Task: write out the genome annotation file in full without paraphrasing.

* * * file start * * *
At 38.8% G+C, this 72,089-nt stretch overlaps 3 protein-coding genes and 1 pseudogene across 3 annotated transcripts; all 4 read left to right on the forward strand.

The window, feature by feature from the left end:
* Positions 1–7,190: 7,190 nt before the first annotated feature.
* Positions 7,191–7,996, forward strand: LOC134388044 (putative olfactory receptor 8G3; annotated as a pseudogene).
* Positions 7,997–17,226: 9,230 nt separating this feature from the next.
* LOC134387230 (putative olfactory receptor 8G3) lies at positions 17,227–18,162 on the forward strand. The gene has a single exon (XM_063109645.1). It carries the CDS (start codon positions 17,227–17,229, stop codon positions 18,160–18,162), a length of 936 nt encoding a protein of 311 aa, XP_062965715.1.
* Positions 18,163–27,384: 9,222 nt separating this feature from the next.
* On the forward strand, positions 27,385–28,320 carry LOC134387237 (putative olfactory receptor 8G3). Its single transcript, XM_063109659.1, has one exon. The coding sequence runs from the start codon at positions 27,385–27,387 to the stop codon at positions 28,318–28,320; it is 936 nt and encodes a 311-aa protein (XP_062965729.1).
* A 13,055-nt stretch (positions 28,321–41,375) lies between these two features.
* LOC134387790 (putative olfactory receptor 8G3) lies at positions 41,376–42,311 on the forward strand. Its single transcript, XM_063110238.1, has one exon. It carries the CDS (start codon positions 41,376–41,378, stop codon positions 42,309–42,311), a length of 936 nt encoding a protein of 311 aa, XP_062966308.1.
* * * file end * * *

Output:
At 38.8% G+C, this 72,089-nt stretch overlaps 3 protein-coding genes and 1 pseudogene across 3 annotated transcripts; all 4 read left to right on the forward strand.

The window, feature by feature from the left end:
* Positions 1–7,190: 7,190 nt before the first annotated feature.
* Positions 7,191–7,996, forward strand: LOC134388044 (putative olfactory receptor 8G3; annotated as a pseudogene).
* Positions 7,997–17,226: 9,230 nt separating this feature from the next.
* LOC134387230 (putative olfactory receptor 8G3) lies at positions 17,227–18,162 on the forward strand. The gene has a single exon (XM_063109645.1). It carries the CDS (start codon positions 17,227–17,229, stop codon positions 18,160–18,162), a length of 936 nt encoding a protein of 311 aa, XP_062965715.1.
* Positions 18,163–27,384: 9,222 nt separating this feature from the next.
* On the forward strand, positions 27,385–28,320 carry LOC134387237 (putative olfactory receptor 8G3). Its single transcript, XM_063109659.1, has one exon. The coding sequence runs from the start codon at positions 27,385–27,387 to the stop codon at positions 28,318–28,320; it is 936 nt and encodes a 311-aa protein (XP_062965729.1).
* A 13,055-nt stretch (positions 28,321–41,375) lies between these two features.
* LOC134387790 (putative olfactory receptor 8G3) lies at positions 41,376–42,311 on the forward strand. Its single transcript, XM_063110238.1, has one exon. It carries the CDS (start codon positions 41,376–41,378, stop codon positions 42,309–42,311), a length of 936 nt encoding a protein of 311 aa, XP_062966308.1.